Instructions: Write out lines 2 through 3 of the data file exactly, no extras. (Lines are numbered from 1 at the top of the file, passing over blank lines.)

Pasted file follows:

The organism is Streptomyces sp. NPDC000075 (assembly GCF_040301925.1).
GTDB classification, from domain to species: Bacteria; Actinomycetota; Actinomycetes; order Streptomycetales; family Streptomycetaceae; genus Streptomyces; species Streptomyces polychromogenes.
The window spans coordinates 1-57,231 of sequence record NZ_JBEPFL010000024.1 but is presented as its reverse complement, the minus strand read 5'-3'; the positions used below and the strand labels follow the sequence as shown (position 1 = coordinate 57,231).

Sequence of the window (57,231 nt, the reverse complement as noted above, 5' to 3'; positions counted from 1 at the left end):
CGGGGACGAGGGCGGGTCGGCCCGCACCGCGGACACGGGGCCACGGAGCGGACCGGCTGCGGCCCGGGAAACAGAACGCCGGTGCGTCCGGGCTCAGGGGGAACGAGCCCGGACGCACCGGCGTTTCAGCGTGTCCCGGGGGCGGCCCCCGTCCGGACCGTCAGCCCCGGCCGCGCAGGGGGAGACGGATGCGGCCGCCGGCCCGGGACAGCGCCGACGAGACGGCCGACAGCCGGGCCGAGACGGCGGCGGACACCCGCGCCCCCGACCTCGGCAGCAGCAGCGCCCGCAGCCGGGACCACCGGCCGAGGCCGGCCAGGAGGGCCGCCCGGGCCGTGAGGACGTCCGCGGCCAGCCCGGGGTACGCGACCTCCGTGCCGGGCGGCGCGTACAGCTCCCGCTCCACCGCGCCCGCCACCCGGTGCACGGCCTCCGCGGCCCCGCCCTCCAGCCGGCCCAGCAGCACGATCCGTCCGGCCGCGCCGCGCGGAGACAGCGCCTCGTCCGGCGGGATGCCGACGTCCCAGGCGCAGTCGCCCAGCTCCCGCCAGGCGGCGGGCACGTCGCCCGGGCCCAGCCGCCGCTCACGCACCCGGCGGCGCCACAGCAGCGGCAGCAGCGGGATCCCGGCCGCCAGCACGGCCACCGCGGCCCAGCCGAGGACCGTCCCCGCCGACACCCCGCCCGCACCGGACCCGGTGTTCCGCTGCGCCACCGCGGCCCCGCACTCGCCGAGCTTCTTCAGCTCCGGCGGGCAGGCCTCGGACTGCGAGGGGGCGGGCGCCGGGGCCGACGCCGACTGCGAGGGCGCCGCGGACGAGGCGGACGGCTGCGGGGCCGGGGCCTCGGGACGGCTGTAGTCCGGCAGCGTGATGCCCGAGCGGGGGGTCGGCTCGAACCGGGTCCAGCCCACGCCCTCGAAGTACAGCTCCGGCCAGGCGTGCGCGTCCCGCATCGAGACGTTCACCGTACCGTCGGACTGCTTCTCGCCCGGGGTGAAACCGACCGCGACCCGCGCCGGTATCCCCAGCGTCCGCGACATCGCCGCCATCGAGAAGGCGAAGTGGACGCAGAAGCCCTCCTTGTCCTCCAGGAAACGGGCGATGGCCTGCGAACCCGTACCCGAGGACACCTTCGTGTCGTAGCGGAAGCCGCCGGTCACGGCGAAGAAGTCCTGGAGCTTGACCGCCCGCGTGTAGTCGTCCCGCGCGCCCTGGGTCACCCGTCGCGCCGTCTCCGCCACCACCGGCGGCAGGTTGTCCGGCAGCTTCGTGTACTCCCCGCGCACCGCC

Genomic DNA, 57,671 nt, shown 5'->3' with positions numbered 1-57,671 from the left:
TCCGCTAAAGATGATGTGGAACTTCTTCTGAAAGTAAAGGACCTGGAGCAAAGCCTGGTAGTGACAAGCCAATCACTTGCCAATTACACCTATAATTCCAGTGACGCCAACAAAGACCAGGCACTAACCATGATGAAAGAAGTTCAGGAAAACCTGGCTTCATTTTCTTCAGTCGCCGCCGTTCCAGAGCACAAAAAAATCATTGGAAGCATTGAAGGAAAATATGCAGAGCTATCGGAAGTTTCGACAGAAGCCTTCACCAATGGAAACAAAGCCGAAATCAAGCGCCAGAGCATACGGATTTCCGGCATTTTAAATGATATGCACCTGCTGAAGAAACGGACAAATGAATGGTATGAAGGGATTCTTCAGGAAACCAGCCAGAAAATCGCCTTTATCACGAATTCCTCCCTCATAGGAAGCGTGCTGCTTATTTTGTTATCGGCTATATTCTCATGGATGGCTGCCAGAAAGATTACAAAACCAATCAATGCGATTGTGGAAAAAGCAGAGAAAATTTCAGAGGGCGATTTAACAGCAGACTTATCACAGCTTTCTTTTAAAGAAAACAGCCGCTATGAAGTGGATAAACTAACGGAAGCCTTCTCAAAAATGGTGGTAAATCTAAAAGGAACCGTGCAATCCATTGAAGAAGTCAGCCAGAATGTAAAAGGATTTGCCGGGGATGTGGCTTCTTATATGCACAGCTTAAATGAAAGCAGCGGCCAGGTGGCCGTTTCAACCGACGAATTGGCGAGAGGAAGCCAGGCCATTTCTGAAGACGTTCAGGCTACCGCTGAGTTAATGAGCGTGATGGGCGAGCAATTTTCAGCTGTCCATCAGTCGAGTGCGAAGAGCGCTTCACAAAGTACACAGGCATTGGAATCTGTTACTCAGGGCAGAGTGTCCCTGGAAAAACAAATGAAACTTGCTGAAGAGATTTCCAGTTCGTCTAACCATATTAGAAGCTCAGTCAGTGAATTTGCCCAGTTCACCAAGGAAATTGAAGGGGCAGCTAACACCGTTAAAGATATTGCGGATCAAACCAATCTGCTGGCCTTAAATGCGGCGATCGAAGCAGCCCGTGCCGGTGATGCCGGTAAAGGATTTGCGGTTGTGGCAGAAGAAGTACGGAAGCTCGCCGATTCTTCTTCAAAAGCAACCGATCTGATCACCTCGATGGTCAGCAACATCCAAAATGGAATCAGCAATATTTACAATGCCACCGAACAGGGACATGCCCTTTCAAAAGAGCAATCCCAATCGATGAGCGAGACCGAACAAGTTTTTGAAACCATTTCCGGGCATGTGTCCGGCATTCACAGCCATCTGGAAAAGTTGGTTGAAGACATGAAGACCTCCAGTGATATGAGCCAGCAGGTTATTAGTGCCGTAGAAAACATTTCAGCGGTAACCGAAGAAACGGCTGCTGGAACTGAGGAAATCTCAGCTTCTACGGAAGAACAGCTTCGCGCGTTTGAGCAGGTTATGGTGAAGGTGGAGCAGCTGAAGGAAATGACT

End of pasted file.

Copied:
GTDB classification, from domain to species: Bacteria; Actinomycetota; Actinomycetes; order Streptomycetales; family Streptomycetaceae; genus Streptomyces; species Streptomyces polychromogenes.
The window spans coordinates 1-57,231 of sequence record NZ_JBEPFL010000024.1 but is presented as its reverse complement, the minus strand read 5'-3'; the positions used below and the strand labels follow the sequence as shown (position 1 = coordinate 57,231).